V.P. Marketing & eCommerce, American Standard
American Standard Brands is a leading North American manufacturer of bath and kitchen products. The Company participates in all key product categories including bathroom and kitchen faucets, fixtures and furniture with leading positions in toilets and the number two position in bathroom fixtures in the U.S. and overall category leadership in Canada, the Dominican Republic and Mexico. Products are marketed under brand names such as American Standard®, Porcher® and Jado®, Safety Tubs, Crane and Fiat. American Standard Brands delivers products to a wide range of customers in both residential and commercial markets and for new construction and replacement/remodeling. The network includes wholesalers (including showrooms), retailers (including do–it–yourself centers) and specialty merchants.
Replacing a Bathroom Faucet
Nick Marine with Marine Plumbing Service shows how to remove the P-trap and the pop-up assembly.
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Nick Marine: Hello! I am Nick Marine with Marine Plumbing. Today we are going to talk about removing that old lavatory faucet and installing a new one. Right now we are going to remove the P-trap and the pop-up assembly.
First thing we are going to do is we are going to put a plastic bowl underneath the pop-up drain to catch the water. We are going to remove two nuts, inch-and-a-half of plastic nuts that hold the P-trap in place. The next thing we are going to do is remove the pop-up, and you can do this simply by taking pair of channel locks and twisting it off.
First thing we are going to do is turn off the hot and cold water. Turn the valve to the right, until it stops, fully closes. After both valves have been fully closed, we are going to remove the hot and cold supply hoses by using small mini-channel locks and turning them in counterclockwise position and removing them. We are then going to open up the hot and cold valves on top of the sink that go to the faucet to drain any remaining water that is in this spout hose.
One thing you want to do is make sure you have a bowl ready to drain any remaining water that is in the spout hose. We are going to use our basin wrench to remove the two mounting nuts that hold the faucet in place. When you are using a basin wrench, one of the tricks is to get kind of on your back, with your head totally inside, so you can see what you are working on.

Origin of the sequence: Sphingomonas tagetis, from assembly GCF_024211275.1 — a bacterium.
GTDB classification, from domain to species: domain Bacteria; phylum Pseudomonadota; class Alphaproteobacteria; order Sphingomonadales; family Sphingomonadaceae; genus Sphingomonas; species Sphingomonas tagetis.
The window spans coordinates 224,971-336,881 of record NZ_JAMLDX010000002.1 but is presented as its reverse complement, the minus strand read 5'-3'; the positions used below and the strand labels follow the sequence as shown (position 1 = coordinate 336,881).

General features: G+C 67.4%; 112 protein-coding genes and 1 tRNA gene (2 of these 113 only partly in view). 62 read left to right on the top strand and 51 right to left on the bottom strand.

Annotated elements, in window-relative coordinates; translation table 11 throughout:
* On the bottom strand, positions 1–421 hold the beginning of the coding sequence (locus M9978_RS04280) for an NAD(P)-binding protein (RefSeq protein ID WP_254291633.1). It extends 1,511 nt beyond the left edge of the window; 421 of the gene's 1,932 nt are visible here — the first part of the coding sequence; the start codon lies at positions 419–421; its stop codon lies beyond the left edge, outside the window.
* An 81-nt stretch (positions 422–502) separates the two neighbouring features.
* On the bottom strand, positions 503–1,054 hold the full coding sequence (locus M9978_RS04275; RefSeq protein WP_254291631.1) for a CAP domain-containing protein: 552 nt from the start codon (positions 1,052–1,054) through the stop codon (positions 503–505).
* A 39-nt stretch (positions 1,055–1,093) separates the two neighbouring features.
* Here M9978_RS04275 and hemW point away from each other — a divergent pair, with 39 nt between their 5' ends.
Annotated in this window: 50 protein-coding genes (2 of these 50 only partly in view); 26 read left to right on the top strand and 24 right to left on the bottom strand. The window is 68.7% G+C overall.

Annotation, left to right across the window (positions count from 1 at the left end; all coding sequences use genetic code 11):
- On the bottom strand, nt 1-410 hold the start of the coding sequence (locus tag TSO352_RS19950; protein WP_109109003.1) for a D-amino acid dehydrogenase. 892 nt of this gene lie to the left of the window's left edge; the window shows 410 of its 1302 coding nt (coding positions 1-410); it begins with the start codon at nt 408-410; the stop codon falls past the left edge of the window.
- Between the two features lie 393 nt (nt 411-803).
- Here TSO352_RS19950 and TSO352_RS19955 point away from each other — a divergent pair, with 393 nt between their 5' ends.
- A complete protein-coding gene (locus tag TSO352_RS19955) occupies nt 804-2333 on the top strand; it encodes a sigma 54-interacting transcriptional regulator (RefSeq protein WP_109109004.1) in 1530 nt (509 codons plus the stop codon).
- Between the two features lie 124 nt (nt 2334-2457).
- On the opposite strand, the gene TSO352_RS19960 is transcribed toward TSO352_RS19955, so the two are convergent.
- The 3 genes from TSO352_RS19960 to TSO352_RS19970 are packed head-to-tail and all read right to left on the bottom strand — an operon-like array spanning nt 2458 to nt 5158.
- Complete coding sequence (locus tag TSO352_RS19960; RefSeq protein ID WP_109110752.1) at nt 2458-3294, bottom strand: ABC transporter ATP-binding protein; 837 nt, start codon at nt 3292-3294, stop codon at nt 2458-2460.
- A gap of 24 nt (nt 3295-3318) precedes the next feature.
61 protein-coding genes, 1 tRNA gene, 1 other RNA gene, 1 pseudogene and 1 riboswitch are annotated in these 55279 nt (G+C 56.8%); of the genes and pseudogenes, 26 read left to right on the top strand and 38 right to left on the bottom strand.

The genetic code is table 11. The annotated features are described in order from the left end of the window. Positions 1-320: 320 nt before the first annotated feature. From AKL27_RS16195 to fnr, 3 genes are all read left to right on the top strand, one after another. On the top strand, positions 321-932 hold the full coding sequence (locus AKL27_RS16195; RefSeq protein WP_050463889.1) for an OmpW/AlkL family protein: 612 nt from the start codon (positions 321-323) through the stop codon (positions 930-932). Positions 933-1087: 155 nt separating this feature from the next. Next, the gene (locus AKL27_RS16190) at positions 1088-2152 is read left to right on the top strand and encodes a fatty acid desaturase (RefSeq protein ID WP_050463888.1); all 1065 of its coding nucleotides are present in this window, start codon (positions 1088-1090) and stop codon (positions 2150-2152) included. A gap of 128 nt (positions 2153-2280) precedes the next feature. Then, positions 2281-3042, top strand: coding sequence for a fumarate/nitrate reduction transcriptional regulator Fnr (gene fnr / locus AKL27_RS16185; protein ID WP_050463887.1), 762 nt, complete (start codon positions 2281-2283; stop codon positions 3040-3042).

You are going to use the basin wrench and you are turning counterclockwise to remove the hot and cold water supplies, and you are going to do the same thing on the mounting brackets to the faucet as well. Once we remove the mounting nuts on the faucet, then we can go ahead and lift it up and take out the faucet.
First thing we are going to do is we are going to lower the faucet into the holes very gently, because you don't want to chip the marble, you also don't want to scratch the faucet. Then you are going to take your two mounting nuts and turn them in the clockwise position, until they are fully tightened. As you are tightening them, make sure you pop your head back out from underneath the sink and look at the faucet, make sure its square, and then get a one last tightening with the basin wrench. Now, if you tighten it in place with the basin wrench, you are now going to connect your hot and cold water supplies using a basin wrench.
You connect the hose, hand tight with your fingers, and then you take a basin wrench and you turn them in a clockwise position until they are fully tight. Once they are tightened, then you are going to work your way down this spout hose and get a pair of mini-channel locks and tighten those nuts to the actual files at the wall, for both the hot and cold side.
Moving on, we want to install the pop-up drain. The pop-up drain, you want to slide the pop-up drain into the hole from beneath. There will be a rubber, looks like a cork. You are going to push that up into the sink and before it touches the sink you take some white Teflon pipe dope and you put it around to give it a good seal, because your sink top may be porous and that will fill up and voids or gaps.
Then you take your channel locks and tighten the nut, which pushes that rubber deeper into the sink and tightens it until you can't turn it anymore. You don't want to overturn or crank the nuts, because you could crack them. Now, you can see the speed connect is ready to connect. Just hand tight connections.
First thing I am going to do is turn on the left water supply. Then I want to get the right shutoff valve and turn it fully to the left and pressurize that supply as well. And then we are going to go ahead, go to the top of the faucet and open up the hot and the cold, and purge out any debris or any kind of dirt that's in the system. We are going to fill up the sink about quarter of the way. We are lifting up the pop-up drain, holding some water to drain it, evacuate the water. Testing the drain, the pop-up, the faucet, all at once. Then we are going to pop our head back under the sink and check for leaks. If there is any leaks at that time, we can take our wrench and do our last minute tightening up and address those problems as they occur.
There you have it. We have just replaced your old lavatory faucet with a new one. The new one should last a lifetime. I hope these tips have helped you with your project. Good luck!